Project Title

Experimental Replication and Use Determination for the Expanded Base Microlith

Presenter Hometown

Harrodsburg, KY

Major

Anthropology

Department

Anthropology, Sociology, and Social Work

Degree

Undergraduate

Mentor

Jon Endonino

Mentor Department

Anthropology, Sociology, and Social Work

Abstract

Experimental Replication and Use Determination for the Expanded Base Microlith

By

Eliza Goodlett and Jon C. Endonino

Since their discovery at the Lake Monroe Outlet Midden (8VO53) site in 1998, the original intended purpose and function of the expanded base microlith (EBM) has puzzled archaeologists and there is disagreement surrounding how these tools were used. Some argued that they were drills and others that they were multipurpose tools. We replicated EBMs using aboriginal methods inferred from archaeological materials from the site and deployed them in a series of common activities: drilling, scraping, and engraving. Replicating their use created wear patterns that differed between activities. Replicas were then subjected to microscopic analysis to identify wear patterns for each activity. Having established a baseline of wear patterns, we then examined archaeological specimens from the Lake Monroe Outlet Midden and compared these to the experimental dataset. Based on the comparison of experimental wear patterns to those on archaeological specimens we created a composite profile of tool function and contributed to determining the function of the EBM.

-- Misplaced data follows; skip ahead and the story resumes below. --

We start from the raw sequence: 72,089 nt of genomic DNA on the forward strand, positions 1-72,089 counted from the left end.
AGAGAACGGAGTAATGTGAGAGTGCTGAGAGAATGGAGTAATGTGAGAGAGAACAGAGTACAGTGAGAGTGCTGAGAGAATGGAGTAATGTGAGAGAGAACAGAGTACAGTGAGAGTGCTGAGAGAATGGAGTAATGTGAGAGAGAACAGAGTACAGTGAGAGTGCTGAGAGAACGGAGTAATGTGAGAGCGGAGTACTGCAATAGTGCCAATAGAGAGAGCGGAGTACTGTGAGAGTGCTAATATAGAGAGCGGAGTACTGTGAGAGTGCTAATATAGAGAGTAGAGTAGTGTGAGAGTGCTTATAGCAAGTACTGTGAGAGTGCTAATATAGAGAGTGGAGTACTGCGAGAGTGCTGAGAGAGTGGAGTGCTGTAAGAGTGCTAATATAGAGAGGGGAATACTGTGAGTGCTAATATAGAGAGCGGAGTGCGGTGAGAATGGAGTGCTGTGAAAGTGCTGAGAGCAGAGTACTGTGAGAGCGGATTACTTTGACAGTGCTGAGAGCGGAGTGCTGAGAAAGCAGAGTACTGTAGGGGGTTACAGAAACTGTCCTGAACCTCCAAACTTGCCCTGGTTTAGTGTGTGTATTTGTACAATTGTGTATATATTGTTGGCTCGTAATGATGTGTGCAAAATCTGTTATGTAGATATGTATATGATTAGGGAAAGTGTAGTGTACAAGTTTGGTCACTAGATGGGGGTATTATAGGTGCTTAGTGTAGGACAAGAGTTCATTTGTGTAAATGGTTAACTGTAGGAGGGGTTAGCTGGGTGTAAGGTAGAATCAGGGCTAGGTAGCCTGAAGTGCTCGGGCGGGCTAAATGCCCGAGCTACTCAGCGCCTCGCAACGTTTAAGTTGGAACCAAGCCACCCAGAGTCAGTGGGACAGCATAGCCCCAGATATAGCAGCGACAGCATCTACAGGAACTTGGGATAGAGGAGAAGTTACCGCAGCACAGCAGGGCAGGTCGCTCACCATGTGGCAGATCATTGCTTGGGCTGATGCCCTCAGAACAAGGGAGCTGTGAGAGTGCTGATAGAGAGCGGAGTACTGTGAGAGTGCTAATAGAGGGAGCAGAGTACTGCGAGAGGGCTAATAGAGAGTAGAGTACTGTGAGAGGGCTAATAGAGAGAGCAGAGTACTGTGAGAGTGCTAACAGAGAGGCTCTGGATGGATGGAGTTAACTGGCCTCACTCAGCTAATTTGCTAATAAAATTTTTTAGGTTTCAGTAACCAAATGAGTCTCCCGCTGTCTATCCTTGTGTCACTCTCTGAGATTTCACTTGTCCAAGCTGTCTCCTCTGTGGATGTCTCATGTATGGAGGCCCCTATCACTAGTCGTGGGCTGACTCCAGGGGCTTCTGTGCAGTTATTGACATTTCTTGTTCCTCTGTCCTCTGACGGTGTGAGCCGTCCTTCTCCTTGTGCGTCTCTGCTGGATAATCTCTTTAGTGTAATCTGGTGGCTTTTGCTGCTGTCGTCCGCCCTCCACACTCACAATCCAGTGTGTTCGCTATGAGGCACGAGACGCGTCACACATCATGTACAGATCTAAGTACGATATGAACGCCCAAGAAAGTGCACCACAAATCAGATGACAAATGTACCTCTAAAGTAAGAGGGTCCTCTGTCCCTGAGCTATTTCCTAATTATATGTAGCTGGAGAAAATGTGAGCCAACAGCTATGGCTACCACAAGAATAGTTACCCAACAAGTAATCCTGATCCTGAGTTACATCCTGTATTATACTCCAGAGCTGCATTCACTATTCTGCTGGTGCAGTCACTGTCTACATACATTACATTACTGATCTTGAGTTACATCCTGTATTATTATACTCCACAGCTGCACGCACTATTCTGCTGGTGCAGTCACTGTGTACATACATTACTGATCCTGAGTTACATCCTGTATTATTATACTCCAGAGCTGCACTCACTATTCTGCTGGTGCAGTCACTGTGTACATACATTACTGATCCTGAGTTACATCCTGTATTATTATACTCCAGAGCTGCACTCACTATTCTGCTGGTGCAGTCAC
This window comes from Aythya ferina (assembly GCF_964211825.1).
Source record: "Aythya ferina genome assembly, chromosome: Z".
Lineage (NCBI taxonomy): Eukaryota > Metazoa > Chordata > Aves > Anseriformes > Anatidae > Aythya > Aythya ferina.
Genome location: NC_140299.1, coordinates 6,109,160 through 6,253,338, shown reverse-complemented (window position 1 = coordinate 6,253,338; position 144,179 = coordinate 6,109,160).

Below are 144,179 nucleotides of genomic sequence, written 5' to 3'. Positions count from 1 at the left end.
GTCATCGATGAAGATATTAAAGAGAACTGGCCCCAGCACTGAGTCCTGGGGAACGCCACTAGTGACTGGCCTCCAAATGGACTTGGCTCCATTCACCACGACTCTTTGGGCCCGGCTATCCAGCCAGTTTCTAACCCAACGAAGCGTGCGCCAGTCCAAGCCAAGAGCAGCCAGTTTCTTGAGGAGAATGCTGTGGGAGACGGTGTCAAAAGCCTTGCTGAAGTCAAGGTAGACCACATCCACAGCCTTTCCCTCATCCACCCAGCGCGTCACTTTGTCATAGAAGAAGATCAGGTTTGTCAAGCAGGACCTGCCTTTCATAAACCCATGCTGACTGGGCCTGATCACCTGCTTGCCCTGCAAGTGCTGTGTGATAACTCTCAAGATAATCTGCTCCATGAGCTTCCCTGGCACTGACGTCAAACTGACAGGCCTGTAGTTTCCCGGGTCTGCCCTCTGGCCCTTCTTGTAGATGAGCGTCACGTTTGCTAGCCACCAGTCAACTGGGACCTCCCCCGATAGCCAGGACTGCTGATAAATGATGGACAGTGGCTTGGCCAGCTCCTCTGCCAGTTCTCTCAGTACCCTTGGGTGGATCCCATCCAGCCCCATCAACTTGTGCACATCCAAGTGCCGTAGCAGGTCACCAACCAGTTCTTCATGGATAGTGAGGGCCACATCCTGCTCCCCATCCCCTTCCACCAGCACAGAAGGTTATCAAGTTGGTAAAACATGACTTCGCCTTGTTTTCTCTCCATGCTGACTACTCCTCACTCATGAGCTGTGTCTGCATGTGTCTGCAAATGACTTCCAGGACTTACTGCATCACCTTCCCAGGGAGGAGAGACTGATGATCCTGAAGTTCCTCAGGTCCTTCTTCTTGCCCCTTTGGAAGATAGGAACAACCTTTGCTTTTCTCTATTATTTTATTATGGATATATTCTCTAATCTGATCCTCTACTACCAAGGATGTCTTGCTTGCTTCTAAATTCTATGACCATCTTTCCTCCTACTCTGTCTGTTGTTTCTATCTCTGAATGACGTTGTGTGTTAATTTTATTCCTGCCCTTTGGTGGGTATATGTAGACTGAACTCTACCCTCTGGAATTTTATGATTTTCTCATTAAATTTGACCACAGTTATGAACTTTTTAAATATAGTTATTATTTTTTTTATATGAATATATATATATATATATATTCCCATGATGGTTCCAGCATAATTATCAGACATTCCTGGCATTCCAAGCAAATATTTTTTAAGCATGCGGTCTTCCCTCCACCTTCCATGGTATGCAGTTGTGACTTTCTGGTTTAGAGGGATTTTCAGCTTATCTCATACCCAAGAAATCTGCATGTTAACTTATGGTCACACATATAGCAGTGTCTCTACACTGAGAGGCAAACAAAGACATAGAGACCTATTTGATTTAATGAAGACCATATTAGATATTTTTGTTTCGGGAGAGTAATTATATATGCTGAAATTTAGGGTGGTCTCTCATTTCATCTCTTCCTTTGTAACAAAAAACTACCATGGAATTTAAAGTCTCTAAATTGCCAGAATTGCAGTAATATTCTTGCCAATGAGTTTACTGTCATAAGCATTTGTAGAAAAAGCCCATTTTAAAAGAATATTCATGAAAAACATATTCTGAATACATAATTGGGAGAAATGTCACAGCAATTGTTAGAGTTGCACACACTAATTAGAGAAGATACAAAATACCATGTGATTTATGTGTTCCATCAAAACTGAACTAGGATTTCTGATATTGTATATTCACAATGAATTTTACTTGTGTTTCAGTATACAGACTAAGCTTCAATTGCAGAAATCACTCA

Presentation format

Poster

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Experimental Replication and Use Determination for the Expanded Base Microlith

Experimental Replication and Use Determination for the Expanded Base Microlith

By

Eliza Goodlett and Jon C. Endonino

Since their discovery at the Lake Monroe Outlet Midden (8VO53) site in 1998, the original intended purpose and function of the expanded base microlith (EBM) has puzzled archaeologists and there is disagreement surrounding how these tools were used. Some argued that they were drills and others that they were multipurpose tools. We replicated EBMs using aboriginal methods inferred from archaeological materials from the site and deployed them in a series of common activities: drilling, scraping, and engraving. Replicating their use created wear patterns that differed between activities. Replicas were then subjected to microscopic analysis to identify wear patterns for each activity. Having established a baseline of wear patterns, we then examined archaeological specimens from the Lake Monroe Outlet Midden and compared these to the experimental dataset. Based on the comparison of experimental wear patterns to those on archaeological specimens we created a composite profile of tool function and contributed to determining the function of the EBM.